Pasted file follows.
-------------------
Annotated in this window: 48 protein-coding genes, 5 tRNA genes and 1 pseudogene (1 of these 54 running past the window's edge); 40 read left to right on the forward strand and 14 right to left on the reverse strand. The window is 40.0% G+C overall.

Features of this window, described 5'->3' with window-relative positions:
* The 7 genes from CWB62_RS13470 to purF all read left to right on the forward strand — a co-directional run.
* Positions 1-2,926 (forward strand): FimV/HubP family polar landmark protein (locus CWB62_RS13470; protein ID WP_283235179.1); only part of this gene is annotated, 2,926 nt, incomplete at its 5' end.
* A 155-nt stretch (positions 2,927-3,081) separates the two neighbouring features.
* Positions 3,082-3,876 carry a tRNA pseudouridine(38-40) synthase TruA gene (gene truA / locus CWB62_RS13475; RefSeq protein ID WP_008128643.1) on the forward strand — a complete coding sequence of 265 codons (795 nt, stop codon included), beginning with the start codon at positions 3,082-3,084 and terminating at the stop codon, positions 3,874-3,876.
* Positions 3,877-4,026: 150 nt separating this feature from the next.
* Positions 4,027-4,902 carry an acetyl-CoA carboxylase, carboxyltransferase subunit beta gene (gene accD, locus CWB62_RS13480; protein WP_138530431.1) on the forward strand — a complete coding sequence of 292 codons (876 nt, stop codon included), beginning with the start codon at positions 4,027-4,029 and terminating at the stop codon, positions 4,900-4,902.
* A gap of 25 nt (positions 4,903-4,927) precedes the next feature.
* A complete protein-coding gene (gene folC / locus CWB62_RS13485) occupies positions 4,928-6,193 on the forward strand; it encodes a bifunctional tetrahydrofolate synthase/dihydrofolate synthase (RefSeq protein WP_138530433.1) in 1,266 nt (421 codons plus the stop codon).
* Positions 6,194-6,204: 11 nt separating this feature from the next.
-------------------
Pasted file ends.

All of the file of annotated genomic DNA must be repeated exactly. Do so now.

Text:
Annotated in this window: 48 protein-coding genes, 5 tRNA genes and 1 pseudogene (1 of these 54 running past the window's edge); 40 read left to right on the forward strand and 14 right to left on the reverse strand. The window is 40.0% G+C overall.

Features of this window, described 5'->3' with window-relative positions:
* The 7 genes from CWB62_RS13470 to purF all read left to right on the forward strand — a co-directional run.
* Positions 1-2,926 (forward strand): FimV/HubP family polar landmark protein (locus CWB62_RS13470; protein ID WP_283235179.1); only part of this gene is annotated, 2,926 nt, incomplete at its 5' end.
* A 155-nt stretch (positions 2,927-3,081) separates the two neighbouring features.
* Positions 3,082-3,876 carry a tRNA pseudouridine(38-40) synthase TruA gene (gene truA / locus CWB62_RS13475; RefSeq protein ID WP_008128643.1) on the forward strand — a complete coding sequence of 265 codons (795 nt, stop codon included), beginning with the start codon at positions 3,082-3,084 and terminating at the stop codon, positions 3,874-3,876.
* Positions 3,877-4,026: 150 nt separating this feature from the next.
* Positions 4,027-4,902 carry an acetyl-CoA carboxylase, carboxyltransferase subunit beta gene (gene accD, locus CWB62_RS13480; protein WP_138530431.1) on the forward strand — a complete coding sequence of 292 codons (876 nt, stop codon included), beginning with the start codon at positions 4,027-4,029 and terminating at the stop codon, positions 4,900-4,902.
* A gap of 25 nt (positions 4,903-4,927) precedes the next feature.
* A complete protein-coding gene (gene folC / locus CWB62_RS13485) occupies positions 4,928-6,193 on the forward strand; it encodes a bifunctional tetrahydrofolate synthase/dihydrofolate synthase (RefSeq protein WP_138530433.1) in 1,266 nt (421 codons plus the stop codon).
* Positions 6,194-6,204: 11 nt separating this feature from the next.